Peralta: A factory town?
Very quietly, shielded from normal public disclosure by COVID-19 restrictions, the Peralta town government has been trying to push through a zoning change to convert several parcels that are presently zoned residential to commercial designation.
Meetings to approve this change have been conducted remotely, using Zoom technology, something which many Peralta residents do not have and/or do not know how to use.
The town zoning ordinance requires the town to notify near-by landowners of any proposed zoning change at least 15 days prior to any meetings about the proposed change. This notification must be by mail.
In addition, all other Peralta residents must be notified at least 15 days in advance, usually by publication in the Valencia County News-Bulletin. The town government, for whatever reasons, failed to provide many of these required notifications. The town went ahead and approved the changes anyway.
A group of concerned citizens filed a lawsuit against the town in District Court. The case has not yet been heard, but the filing may have caused the town to rethink its’ previous actions. A new series of hearings are now scheduled to revisit the issue. The first hearing is scheduled for 5 p.m., Friday, March 19. This meeting will be held remotely using Zoom.
If approved, the zoning change is designed to bring in a factory making pre-fabricated trusses and/or walls for buildings. The factory will be directly adjacent to Sutton Estates, a residential subdivision of $300,000 homes. Over-size truck/trailer traffic, the beeping of fork lifts, nail guns, commercial saws, compressors, air pollution and N.M. 47 traffic problems on an already dangerous curve are just some of the issues.
Zoom meetings are far from ideal for reasons I have listed above. The 5 p.m. start time for the … meeting also acts to suppress public input because many folks are not yet home from work.
In an attempt to try to increase public participation, a petition is circulating enlisting the support of residents opposed to the rezoning. There are currently about 40 signatures. If you would like to be added to the petition, please call me at 910-0005.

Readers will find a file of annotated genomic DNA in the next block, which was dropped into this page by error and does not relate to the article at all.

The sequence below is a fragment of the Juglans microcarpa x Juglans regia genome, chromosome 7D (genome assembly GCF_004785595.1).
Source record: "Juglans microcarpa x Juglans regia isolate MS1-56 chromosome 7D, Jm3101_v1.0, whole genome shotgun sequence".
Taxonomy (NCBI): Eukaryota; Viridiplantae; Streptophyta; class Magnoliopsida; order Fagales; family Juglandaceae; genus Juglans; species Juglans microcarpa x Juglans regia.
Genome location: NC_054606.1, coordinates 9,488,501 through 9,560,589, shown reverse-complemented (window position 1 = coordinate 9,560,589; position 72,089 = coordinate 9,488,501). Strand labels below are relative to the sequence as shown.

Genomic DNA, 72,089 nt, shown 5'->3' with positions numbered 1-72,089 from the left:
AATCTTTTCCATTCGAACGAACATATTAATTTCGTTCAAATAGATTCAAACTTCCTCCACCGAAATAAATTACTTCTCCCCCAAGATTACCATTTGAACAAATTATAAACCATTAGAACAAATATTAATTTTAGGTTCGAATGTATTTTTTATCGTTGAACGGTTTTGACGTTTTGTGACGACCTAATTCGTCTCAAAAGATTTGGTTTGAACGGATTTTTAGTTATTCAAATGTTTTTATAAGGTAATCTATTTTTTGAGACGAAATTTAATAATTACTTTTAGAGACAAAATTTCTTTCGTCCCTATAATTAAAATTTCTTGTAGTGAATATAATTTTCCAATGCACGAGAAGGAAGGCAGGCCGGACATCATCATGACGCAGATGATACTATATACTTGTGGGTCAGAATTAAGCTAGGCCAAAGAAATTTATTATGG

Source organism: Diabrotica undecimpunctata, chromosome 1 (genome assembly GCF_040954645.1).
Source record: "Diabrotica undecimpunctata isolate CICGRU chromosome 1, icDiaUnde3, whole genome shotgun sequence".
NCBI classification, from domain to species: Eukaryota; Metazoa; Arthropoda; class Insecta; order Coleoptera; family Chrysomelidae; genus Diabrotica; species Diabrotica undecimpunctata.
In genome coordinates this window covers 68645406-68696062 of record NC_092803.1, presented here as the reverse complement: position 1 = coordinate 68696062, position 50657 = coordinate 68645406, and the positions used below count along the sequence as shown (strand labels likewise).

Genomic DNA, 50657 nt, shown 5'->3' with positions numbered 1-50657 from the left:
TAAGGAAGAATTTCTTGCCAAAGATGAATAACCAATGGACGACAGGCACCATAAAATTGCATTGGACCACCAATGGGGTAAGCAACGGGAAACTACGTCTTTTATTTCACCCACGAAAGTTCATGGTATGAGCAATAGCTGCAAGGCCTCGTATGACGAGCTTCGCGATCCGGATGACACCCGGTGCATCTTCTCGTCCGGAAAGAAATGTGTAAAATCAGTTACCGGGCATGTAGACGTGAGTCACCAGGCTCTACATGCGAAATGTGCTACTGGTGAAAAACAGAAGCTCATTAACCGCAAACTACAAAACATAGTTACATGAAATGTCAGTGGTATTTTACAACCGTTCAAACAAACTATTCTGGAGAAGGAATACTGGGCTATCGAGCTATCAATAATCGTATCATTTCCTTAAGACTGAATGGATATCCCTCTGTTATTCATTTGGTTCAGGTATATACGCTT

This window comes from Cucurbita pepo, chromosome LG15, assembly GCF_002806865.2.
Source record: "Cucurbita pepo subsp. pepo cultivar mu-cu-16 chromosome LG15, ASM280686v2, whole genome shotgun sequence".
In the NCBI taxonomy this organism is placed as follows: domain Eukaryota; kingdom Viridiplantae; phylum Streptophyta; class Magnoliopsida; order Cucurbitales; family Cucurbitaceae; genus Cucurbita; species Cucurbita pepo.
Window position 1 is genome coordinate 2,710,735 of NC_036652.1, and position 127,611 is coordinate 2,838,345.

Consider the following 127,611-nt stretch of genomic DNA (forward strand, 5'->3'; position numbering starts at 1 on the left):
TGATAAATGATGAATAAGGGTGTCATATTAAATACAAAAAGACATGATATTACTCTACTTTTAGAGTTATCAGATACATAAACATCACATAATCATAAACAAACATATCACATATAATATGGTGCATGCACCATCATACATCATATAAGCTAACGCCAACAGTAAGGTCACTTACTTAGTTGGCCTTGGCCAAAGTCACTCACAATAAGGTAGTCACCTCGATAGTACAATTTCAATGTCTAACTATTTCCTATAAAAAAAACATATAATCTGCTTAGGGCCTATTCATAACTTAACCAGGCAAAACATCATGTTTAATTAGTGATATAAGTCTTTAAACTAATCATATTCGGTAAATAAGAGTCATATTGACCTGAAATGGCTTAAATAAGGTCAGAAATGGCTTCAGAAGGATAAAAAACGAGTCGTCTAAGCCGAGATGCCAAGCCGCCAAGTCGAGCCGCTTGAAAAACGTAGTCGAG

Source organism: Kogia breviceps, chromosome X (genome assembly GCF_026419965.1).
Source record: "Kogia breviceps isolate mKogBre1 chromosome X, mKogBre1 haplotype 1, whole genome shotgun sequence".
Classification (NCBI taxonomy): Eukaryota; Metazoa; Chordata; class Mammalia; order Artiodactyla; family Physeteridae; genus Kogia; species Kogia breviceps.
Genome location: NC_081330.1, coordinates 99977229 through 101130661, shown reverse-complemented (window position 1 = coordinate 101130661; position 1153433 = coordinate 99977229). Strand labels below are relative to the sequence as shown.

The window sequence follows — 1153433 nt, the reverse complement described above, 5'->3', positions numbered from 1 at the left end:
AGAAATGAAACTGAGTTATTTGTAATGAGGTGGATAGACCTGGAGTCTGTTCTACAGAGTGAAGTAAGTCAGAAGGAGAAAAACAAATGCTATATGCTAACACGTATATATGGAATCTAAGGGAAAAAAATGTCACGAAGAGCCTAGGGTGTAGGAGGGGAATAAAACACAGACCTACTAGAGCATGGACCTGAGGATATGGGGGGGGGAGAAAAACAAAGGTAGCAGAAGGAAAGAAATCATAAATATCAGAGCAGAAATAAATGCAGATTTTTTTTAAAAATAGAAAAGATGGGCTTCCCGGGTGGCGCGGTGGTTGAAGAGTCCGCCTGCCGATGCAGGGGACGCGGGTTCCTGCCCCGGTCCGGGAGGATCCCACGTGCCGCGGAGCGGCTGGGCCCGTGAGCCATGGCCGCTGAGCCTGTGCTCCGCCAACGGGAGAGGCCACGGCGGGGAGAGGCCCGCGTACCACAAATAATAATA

Teachers don’t have an easy job
The decision to reopen schools at 100 percent feels like a punch in the stomach to every educator.
What does it mean when non-educators tell a teacher, “we need to do what’s best for the children?” Do they know that every second of a teacher’s career is dedicated to doing what’s best for their students? Teachers are frontline workers for children everywhere.
During the pandemic, we completely renovated what it meant to teach overnight. We did what needed to be done for the children. For a year, teachers are told “children aren’t learning,” yet I see an entirely different generation of children this school year than the past eight years of my education career.
I see a maturity that comes from life experience; I see a knowledge of technology that is irreplaceable to this generation, and parents are engaged in their children’s learning. Yes, many students struggle, but do these issues not exist within the walls of the classroom? Does going back to school fix depression, anxiety and learning discrepancies? Maybe it’s easier to ignore issues when they are not in front of you.
Teachers do not feel betrayed because we want to “stay home.” We do not have an easy desk job; our job is strenuous. We are a profession that is underpaid and overworked, but worst of all, today we feel completely disposable.
We are given vaccines so that you can send us back like soldiers in a war. “Full reentry, school is safe,” said via Zoom.